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Title page for ETD etd-07082009-104415

Type of Document Dissertation
Author Hathaway, Jennifer I.
URN etd-07082009-104415
Title Starting Where Teachers Are: The Influence of Beliefs in the Literacy Coaching Relationship
Degree PhD
Department Teaching and Learning
Advisory Committee
Advisor Name Title
Victoria J. Risko Committee Chair
Brooke Ackerly Committee Member
Carin Neitzel Committee Member
Deborah W. Rowe Committee Member
  • professional development
  • teacher training
  • elementary
  • reading
  • reading specialist
  • qualitative
  • case study
  • teachers' beliefs
  • literacy coaching
Date of Defense 2009-06-04
Availability unrestricted
The study investigated the impact of teachers’ literacy-related beliefs on their participation in the professional development setting of literacy coaching. It also expanded current theoretical understandings regarding the nature of beliefs by investigating how teacher held their beliefs. This study used a qualitative, multiple case study approach to examine both teachers’ stated beliefs and their beliefs in action. The study was situated in an elementary school in a metropolitan district in the Southern United States. The reading specialist had 8 years of teaching experience, 3 of those in the position of reading specialist. The 3 teachers had 3 to 7 years of teaching experience. Data collection occurred over a 7 month period with the primary methods for collecting data being interviewing, observation, surveying, and written vision statements. Data were analyzed using a constant comparative method and cross-case analysis.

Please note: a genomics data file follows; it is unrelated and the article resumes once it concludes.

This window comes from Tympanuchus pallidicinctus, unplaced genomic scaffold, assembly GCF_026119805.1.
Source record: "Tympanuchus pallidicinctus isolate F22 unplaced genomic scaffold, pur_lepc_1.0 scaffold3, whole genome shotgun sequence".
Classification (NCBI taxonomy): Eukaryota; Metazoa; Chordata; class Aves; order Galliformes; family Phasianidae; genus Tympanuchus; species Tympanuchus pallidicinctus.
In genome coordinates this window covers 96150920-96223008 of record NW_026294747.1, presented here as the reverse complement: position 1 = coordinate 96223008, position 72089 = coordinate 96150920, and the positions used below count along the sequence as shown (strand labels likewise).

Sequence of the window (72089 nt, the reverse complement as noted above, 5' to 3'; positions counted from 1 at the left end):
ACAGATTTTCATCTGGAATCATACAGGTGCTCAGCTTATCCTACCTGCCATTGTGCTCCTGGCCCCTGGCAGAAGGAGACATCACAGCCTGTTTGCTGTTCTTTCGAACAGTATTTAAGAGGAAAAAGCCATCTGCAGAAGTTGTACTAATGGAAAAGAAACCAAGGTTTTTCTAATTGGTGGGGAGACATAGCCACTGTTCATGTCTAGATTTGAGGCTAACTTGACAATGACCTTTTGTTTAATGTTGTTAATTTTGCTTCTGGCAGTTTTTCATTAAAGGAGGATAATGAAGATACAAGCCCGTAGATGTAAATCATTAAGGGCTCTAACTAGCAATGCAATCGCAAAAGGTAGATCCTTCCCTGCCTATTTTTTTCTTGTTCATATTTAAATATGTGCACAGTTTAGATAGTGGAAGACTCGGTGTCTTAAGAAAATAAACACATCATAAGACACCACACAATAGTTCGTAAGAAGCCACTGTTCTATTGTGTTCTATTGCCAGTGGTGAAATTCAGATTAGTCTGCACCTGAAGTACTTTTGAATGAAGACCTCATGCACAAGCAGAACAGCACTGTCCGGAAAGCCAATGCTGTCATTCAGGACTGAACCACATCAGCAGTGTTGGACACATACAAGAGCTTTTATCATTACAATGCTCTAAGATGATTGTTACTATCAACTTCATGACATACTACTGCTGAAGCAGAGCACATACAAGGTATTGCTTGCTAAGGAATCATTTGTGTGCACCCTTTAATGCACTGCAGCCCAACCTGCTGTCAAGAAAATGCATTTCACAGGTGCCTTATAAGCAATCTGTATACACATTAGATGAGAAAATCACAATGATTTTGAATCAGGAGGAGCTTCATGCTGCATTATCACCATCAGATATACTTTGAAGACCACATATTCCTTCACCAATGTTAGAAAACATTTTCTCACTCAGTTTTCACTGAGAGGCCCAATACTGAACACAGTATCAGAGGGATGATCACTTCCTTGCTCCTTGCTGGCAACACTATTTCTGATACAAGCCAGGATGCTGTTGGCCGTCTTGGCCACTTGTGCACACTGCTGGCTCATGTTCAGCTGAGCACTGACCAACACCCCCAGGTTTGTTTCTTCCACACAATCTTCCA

Overall, the reading specialist and teachers held similar views of literacy and instruction, though their individual interpretations of educational ideas (i.e., facilitation) varied greatly despite the use of a common set of language. A range of evidence undergirded their beliefs. Data analysis also allowed for the identification of beliefs that were held more or less centrally by the teachers, offering a process for examining teachers’ talk about their work as a way to hypothesize the relative centrality of their beliefs helping to advance understandings of how beliefs are held and ways to uncover this through educational research.

The teachers’ specific beliefs about literacy instruction impacted their coaching interactions. All teachers held central beliefs that contradicted the practices discussed during their coaching interactions. At times, these differences in belief were addressed while at other times they were not recognized or challenged. Overall, only 1 of the teachers took up new ideas offered in coaching. Finally, the reading specialist’s beliefs about her role as a coach and the purpose of coaching impacted her participation. She focused on affective aspects of coaching and developed specific strategies for considering teachers’ unique needs.

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